Jane Austen did not have heterosexual sex and may well have had lesbian sex, a historian has revealed.

The author of Pride and Prejudice and Sense and Sensibility never married, and according to biographer Lucy Worsley, the only sex she would have had was with a woman.



Writing in her new book Jane Austen at Home: A Biography, Worsley says that “people often long to know if the eternal spinster Jane Austen ever had sex with a man.

New ten pound banknote, featuring Jane Austen

“The answer,” she concludes, “is almost certainly not.”

The historian explains that this came down to class, as Austen occupied a “tricky position in society.”

She said that “for a female member of the gentry, or pseudo-gentry, a pregnancy outside marriage would have been world shattering.”

Austen received her sole marriage proposal in 1802, from long-time family friend Harris Bigg-Wither, which she accepted – before changing her mind the next day.

12 years later, she wrote to her niece Fanny Knight with the advice that “anything is to be preferred or endured rather than marrying without affection”.

Austen, who will appear on the new £10 note, to be released in September, took her own advice to heart, but that didn’t necessarily mean she never had sex.

For Worsley writes that when it came to lesbian sex, “the stakes would have been much lower.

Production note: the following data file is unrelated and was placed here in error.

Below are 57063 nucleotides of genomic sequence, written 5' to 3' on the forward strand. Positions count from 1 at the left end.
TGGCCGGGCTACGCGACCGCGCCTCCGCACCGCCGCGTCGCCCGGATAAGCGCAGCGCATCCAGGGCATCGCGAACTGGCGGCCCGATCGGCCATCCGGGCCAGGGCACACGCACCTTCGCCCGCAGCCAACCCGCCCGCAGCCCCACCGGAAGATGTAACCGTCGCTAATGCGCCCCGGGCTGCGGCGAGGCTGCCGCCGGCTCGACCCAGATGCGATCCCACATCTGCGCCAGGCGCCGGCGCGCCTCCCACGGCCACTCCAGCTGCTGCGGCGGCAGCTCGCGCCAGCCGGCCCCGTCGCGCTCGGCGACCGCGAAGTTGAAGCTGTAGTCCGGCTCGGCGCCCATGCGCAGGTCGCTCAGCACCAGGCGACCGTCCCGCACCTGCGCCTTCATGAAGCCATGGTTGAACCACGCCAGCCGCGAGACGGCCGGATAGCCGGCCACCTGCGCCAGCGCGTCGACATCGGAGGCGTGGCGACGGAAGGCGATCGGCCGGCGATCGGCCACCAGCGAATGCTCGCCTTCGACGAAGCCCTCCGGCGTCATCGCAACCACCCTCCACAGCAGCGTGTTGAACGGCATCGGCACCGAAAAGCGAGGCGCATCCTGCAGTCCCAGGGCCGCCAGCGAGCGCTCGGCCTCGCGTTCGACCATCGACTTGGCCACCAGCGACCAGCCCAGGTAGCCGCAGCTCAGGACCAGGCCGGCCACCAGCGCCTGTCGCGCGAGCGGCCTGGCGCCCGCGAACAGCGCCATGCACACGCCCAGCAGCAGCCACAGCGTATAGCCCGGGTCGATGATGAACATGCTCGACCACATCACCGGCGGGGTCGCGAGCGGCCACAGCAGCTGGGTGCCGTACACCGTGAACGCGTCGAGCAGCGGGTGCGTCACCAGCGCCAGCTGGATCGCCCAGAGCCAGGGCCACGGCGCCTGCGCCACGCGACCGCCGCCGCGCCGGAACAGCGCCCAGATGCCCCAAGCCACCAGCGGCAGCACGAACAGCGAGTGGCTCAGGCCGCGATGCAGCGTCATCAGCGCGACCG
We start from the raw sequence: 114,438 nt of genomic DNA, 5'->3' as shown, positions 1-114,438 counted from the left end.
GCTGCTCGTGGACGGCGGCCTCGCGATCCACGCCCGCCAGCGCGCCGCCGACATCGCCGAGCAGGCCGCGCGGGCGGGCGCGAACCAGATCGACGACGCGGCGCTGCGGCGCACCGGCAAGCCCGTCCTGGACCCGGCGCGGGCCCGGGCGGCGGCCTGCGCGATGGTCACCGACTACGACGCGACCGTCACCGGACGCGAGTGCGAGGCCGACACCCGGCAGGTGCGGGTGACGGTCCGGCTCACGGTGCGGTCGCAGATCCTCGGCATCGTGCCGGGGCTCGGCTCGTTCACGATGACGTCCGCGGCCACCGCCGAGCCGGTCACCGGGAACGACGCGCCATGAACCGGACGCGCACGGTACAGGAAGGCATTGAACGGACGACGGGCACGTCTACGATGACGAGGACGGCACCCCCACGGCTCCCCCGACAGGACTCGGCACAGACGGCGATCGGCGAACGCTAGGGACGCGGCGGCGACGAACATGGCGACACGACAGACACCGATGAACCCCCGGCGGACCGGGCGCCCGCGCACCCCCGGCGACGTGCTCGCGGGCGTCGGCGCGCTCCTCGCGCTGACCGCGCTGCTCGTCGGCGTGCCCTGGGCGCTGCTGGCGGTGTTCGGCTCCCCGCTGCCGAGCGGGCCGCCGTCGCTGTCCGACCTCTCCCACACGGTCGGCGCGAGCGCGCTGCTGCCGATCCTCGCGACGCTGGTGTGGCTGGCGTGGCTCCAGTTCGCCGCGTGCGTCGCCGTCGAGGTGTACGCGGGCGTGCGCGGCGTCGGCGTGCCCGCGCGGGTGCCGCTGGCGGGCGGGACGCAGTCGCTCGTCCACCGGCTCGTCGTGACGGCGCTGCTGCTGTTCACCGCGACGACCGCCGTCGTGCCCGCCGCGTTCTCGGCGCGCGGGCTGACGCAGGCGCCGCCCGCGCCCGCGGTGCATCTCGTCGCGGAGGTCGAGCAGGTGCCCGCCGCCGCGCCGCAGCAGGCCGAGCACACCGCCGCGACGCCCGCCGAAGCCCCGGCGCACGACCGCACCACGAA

“Yes, it was frowned on by society.

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“But this was an age where women very often shared beds, and Jane herself frequently records sleeping with a female friend.”

The historian adds that “people were much less worried about lesbian sex in general.

“It wasn’t pursued in the law courts, or policed against by the matrons of polite society.

“This was,” she adds hilariously, “not least because many of them didn’t quite believe that it was even possible.

“So that door of possibility may remain ajar.”

And to those readers who may think Austen too “prissy” or repressed to engage in lesbian sex, Worsley has a few words of warning not to leap to conclusions.

Austen “knew more than many people realise about what was considered at the time to be deviant sex,” she writes.

While her works “often exist in readers’ imaginations in a strait-laced Victorian setting,” in reality, Worsley says, “Jane was a writer of the late Georgian period, a much bawdier age.”




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